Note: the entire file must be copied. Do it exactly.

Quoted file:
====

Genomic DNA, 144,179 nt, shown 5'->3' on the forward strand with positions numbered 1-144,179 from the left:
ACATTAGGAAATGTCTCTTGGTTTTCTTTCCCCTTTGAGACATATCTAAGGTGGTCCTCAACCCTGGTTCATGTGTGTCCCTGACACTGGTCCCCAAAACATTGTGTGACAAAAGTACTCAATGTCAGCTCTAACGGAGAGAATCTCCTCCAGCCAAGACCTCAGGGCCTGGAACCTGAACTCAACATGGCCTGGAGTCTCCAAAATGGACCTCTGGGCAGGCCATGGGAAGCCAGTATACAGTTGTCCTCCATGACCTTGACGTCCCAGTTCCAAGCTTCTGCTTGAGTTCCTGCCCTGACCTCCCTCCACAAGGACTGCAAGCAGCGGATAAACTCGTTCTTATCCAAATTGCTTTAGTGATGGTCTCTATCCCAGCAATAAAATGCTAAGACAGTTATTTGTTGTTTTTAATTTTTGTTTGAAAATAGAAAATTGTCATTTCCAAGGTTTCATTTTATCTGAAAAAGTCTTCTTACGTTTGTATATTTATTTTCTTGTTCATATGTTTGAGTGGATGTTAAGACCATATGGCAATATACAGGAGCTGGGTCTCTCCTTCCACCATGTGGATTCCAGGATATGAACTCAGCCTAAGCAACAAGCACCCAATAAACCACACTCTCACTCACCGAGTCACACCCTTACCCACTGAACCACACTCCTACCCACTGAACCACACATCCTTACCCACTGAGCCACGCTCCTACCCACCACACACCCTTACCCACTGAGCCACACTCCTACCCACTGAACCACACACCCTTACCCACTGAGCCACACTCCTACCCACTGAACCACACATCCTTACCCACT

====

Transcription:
Genomic DNA, 144,179 nt, shown 5'->3' on the forward strand with positions numbered 1-144,179 from the left:
ACATTAGGAAATGTCTCTTGGTTTTCTTTCCCCTTTGAGACATATCTAAGGTGGTCCTCAACCCTGGTTCATGTGTGTCCCTGACACTGGTCCCCAAAACATTGTGTGACAAAAGTACTCAATGTCAGCTCTAACGGAGAGAATCTCCTCCAGCCAAGACCTCAGGGCCTGGAACCTGAACTCAACATGGCCTGGAGTCTCCAAAATGGACCTCTGGGCAGGCCATGGGAAGCCAGTATACAGTTGTCCTCCATGACCTTGACGTCCCAGTTCCAAGCTTCTGCTTGAGTTCCTGCCCTGACCTCCCTCCACAAGGACTGCAAGCAGCGGATAAACTCGTTCTTATCCAAATTGCTTTAGTGATGGTCTCTATCCCAGCAATAAAATGCTAAGACAGTTATTTGTTGTTTTTAATTTTTGTTTGAAAATAGAAAATTGTCATTTCCAAGGTTTCATTTTATCTGAAAAAGTCTTCTTACGTTTGTATATTTATTTTCTTGTTCATATGTTTGAGTGGATGTTAAGACCATATGGCAATATACAGGAGCTGGGTCTCTCCTTCCACCATGTGGATTCCAGGATATGAACTCAGCCTAAGCAACAAGCACCCAATAAACCACACTCTCACTCACCGAGTCACACCCTTACCCACTGAACCACACTCCTACCCACTGAACCACACATCCTTACCCACTGAGCCACGCTCCTACCCACCACACACCCTTACCCACTGAGCCACACTCCTACCCACTGAACCACACACCCTTACCCACTGAGCCACACTCCTACCCACTGAACCACACATCCTTACCCACT